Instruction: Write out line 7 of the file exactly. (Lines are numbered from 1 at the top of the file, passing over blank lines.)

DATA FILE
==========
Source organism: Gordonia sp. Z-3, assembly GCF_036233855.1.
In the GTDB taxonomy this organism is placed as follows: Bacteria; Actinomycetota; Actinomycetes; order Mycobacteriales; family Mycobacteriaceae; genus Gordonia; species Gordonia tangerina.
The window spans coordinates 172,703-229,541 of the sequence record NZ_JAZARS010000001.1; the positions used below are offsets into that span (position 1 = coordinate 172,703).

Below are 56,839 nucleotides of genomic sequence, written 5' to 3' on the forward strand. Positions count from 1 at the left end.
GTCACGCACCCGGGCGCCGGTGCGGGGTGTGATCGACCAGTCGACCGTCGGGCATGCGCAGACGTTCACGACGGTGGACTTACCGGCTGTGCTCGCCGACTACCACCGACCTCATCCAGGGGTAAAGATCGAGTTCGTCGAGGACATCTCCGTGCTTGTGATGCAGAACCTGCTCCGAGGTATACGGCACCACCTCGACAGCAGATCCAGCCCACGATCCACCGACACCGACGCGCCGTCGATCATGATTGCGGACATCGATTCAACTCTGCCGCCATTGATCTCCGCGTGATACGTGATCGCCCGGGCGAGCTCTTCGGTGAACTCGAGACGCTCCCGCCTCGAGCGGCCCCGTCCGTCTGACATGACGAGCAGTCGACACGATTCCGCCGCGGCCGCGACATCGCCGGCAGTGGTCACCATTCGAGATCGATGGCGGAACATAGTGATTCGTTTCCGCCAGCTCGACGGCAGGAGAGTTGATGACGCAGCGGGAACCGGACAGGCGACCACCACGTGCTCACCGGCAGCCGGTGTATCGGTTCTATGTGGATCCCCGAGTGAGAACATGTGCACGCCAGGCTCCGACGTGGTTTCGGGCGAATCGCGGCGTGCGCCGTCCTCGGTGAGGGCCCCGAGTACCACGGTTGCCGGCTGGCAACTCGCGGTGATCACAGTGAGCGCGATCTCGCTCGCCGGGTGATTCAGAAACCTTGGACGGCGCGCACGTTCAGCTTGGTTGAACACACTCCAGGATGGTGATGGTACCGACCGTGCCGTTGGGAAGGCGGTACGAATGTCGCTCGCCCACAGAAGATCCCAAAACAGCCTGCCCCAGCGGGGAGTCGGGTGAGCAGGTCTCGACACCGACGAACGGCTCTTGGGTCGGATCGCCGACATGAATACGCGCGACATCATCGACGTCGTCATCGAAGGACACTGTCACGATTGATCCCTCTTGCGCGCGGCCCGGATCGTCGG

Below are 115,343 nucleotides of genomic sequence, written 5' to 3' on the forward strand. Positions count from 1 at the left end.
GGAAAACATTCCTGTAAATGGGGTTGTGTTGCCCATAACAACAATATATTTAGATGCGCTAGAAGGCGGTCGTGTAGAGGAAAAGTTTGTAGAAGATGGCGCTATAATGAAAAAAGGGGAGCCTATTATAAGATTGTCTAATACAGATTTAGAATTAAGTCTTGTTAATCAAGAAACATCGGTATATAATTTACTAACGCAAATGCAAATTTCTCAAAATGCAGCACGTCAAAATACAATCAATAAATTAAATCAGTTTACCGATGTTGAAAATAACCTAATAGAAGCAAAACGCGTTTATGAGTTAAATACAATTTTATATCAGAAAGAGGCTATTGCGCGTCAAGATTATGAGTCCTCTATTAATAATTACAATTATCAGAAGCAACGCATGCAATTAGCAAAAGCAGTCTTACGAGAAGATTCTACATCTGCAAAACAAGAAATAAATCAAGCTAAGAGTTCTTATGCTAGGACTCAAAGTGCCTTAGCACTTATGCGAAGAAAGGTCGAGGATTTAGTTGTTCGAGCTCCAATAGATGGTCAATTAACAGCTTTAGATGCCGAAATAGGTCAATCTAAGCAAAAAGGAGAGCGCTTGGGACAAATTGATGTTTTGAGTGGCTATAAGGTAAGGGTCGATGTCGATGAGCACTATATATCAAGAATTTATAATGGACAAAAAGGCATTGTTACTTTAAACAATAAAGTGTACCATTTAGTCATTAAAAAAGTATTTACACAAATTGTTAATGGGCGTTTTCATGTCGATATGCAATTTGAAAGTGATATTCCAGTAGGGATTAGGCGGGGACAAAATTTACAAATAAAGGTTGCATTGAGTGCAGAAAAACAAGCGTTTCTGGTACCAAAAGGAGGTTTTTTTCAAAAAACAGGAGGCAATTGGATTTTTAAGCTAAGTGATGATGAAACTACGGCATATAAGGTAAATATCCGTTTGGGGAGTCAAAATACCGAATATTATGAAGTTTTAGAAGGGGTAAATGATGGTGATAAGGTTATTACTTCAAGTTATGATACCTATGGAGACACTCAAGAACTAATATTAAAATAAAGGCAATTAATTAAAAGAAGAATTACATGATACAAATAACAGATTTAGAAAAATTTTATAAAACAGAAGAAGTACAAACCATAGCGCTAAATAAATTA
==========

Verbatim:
GGAAAACATTCCTGTAAATGGGGTTGTGTTGCCCATAACAACAATATATTTAGATGCGCTAGAAGGCGGTCGTGTAGAGGAAAAGTTTGTAGAAGATGGCGCTATAATGAAAAAAGGGGAGCCTATTATAAGATTGTCTAATACAGATTTAGAATTAAGTCTTGTTAATCAAGAAACATCGGTATATAATTTACTAACGCAAATGCAAATTTCTCAAAATGCAGCACGTCAAAATACAATCAATAAATTAAATCAGTTTACCGATGTTGAAAATAACCTAATAGAAGCAAAACGCGTTTATGAGTTAAATACAATTTTATATCAGAAAGAGGCTATTGCGCGTCAAGATTATGAGTCCTCTATTAATAATTACAATTATCAGAAGCAACGCATGCAATTAGCAAAAGCAGTCTTACGAGAAGATTCTACATCTGCAAAACAAGAAATAAATCAAGCTAAGAGTTCTTATGCTAGGACTCAAAGTGCCTTAGCACTTATGCGAAGAAAGGTCGAGGATTTAGTTGTTCGAGCTCCAATAGATGGTCAATTAACAGCTTTAGATGCCGAAATAGGTCAATCTAAGCAAAAAGGAGAGCGCTTGGGACAAATTGATGTTTTGAGTGGCTATAAGGTAAGGGTCGATGTCGATGAGCACTATATATCAAGAATTTATAATGGACAAAAAGGCATTGTTACTTTAAACAATAAAGTGTACCATTTAGTCATTAAAAAAGTATTTACACAAATTGTTAATGGGCGTTTTCATGTCGATATGCAATTTGAAAGTGATATTCCAGTAGGGATTAGGCGGGGACAAAATTTACAAATAAAGGTTGCATTGAGTGCAGAAAAACAAGCGTTTCTGGTACCAAAAGGAGGTTTTTTTCAAAAAACAGGAGGCAATTGGATTTTTAAGCTAAGTGATGATGAAACTACGGCATATAAGGTAAATATCCGTTTGGGGAGTCAAAATACCGAATATTATGAAGTTTTAGAAGGGGTAAATGATGGTGATAAGGTTATTACTTCAAGTTATGATACCTATGGAGACACTCAAGAACTAATATTAAAATAAAGGCAATTAATTAAAAGAAGAATTACATGATACAAATAACAGATTTAGAAAAATTTTATAAAACAGAAGAAGTACAAACCATAGCGCTAAATAAATTA